Deep Curiosity Search: Intra-Life Exploration Can Improve Performance on Challenging Deep Reinforcement Learning Problems

    Abstract

    Traditional exploration methods in RL require agents to perform random actions to find rewards. But these approaches struggle on sparse-reward domains like Montezuma’s Revenge where the probability that any random action sequence leads to reward is extremely low. Recent algorithms have performed well on such tasks by encouraging agents to visit new states or perform new actions in relation to all prior training episodes (which we call across-training novelty). But such algorithms do not consider whether an agent exhibits intra-life novelty: doing something new within the current episode, regardless of whether those behaviors have been performed in previous episodes. We hypothesize that across-training novelty might discourage agents from revisiting initially non-rewarding states that could become important stepping stones later in training. We introduce Deep Curiosity Search (DeepCS), which encourages intra-life exploration by rewarding agents for visiting as many different states as possible within each episode, and show that DeepCS matches the performance of current state-of-the-art methods on Montezuma’s Revenge. We further show that DeepCS improves exploration on Amidar, Freeway, Gravitar, and Tutankham (many of which are hard exploration games). Surprisingly, DeepCS doubles A2C performance on Seaquest, a game we would not have expected to benefit from intra-life exploration because the arena is small and already easily navigated by naive exploration techniques. In one run, DeepCS achieves a maximum training score of 80,000 points on Seaquest, higher than any methods other than Ape-X. The strong performance of DeepCS on these sparse- and dense-reward tasks suggests that encouraging intra-life novelty is an interesting, new approach for improving performance in Deep RL and motivates further research into hybridizing across-training and intra-life exploration methods.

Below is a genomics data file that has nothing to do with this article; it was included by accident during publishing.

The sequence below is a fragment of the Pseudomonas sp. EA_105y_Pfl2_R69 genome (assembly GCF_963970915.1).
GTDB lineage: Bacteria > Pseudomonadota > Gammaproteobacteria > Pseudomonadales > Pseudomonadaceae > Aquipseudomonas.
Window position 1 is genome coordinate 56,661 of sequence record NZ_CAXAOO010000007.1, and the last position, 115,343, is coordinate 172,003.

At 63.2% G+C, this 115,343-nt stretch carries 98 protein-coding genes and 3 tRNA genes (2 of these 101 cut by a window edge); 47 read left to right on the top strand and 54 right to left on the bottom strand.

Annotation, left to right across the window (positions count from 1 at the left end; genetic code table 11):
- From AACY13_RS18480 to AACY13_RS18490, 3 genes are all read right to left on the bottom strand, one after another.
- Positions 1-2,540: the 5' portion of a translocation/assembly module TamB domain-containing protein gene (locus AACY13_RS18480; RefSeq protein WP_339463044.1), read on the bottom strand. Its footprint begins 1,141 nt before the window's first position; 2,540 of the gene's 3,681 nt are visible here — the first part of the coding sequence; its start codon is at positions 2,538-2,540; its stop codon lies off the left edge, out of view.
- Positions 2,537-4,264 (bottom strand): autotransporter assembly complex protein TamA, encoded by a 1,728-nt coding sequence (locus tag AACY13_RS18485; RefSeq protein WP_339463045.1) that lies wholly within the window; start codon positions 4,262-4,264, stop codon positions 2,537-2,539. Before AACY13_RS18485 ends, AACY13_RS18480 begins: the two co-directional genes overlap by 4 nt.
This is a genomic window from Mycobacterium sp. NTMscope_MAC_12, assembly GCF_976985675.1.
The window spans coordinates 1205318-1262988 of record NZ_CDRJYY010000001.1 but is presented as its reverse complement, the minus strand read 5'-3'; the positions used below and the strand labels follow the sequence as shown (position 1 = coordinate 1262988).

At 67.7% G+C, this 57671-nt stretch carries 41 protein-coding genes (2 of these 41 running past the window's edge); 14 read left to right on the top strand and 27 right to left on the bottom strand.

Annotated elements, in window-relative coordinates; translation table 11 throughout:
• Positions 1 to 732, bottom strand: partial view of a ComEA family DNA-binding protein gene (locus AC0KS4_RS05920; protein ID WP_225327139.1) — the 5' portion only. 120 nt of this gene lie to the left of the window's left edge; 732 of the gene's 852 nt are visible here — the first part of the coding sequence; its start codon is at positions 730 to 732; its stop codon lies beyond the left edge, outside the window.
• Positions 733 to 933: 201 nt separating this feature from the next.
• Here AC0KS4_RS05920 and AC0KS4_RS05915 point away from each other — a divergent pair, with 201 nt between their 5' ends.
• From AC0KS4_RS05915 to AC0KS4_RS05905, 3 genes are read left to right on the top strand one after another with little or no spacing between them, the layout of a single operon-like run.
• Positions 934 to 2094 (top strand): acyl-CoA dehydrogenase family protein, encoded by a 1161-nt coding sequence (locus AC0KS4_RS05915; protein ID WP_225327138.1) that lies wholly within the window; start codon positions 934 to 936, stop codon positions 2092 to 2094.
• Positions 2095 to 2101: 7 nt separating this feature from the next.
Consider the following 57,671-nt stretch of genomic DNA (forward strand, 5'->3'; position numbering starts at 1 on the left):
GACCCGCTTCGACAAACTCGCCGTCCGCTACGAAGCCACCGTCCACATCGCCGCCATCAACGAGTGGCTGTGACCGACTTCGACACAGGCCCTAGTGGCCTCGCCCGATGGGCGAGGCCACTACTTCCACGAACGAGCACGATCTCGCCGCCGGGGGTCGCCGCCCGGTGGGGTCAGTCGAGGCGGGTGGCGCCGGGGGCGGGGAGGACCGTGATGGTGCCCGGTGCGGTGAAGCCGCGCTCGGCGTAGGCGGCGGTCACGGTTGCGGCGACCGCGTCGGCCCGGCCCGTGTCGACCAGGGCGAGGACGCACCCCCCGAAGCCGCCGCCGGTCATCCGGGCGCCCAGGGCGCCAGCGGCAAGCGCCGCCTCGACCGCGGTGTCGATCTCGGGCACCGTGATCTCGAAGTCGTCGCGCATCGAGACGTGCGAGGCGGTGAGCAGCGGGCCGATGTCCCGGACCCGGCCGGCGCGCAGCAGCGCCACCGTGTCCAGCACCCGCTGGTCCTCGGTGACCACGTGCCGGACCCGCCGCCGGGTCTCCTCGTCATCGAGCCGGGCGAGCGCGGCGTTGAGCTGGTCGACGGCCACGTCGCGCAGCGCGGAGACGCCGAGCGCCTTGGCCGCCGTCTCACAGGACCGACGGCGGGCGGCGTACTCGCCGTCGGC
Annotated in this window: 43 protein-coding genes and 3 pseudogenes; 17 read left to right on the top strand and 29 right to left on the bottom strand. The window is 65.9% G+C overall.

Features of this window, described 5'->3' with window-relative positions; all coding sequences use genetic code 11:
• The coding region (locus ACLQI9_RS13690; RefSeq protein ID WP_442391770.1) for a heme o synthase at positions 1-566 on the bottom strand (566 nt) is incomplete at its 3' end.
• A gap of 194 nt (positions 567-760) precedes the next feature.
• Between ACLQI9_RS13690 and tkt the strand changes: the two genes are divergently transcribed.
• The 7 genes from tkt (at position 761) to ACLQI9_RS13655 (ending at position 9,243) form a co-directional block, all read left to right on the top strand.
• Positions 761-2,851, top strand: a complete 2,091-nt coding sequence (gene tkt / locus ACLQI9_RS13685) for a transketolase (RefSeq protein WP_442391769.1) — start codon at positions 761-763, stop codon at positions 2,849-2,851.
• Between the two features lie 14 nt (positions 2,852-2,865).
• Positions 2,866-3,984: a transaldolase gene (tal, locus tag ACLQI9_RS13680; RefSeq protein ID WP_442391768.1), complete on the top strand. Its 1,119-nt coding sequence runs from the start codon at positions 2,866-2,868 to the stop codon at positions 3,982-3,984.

Authors

    Christopher Stanton, Jeff Clune

    Full Paper

    ‘Deep Curiosity Search: Intra-Life Exploration Can Improve Performance on Challenging Deep Reinforcement Learning Problems’ (PDF)

    Uber AI

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    Jeff Clune
    Jeff Clune is the Loy and Edith Harris Associate Professor in Computer Science at the University of Wyoming and a Senior Research Manager and founding member of Uber AI Labs, which was formed after Uber acquired the startup Geometric Intelligence. Jeff focuses on robotics and training neural networks via deep learning and deep reinforcement learning. He has also researched open questions in evolutionary biology using computational models of evolution, including studying the evolutionary origins of modularity, hierarchy, and evolvability. Prior to becoming a professor, he was a Research Scientist at Cornell University, received a PhD in computer science and an MA in philosophy from Michigan State University, and received a BA in philosophy from the University of Michigan. More about Jeff’s research can be found at JeffClune.com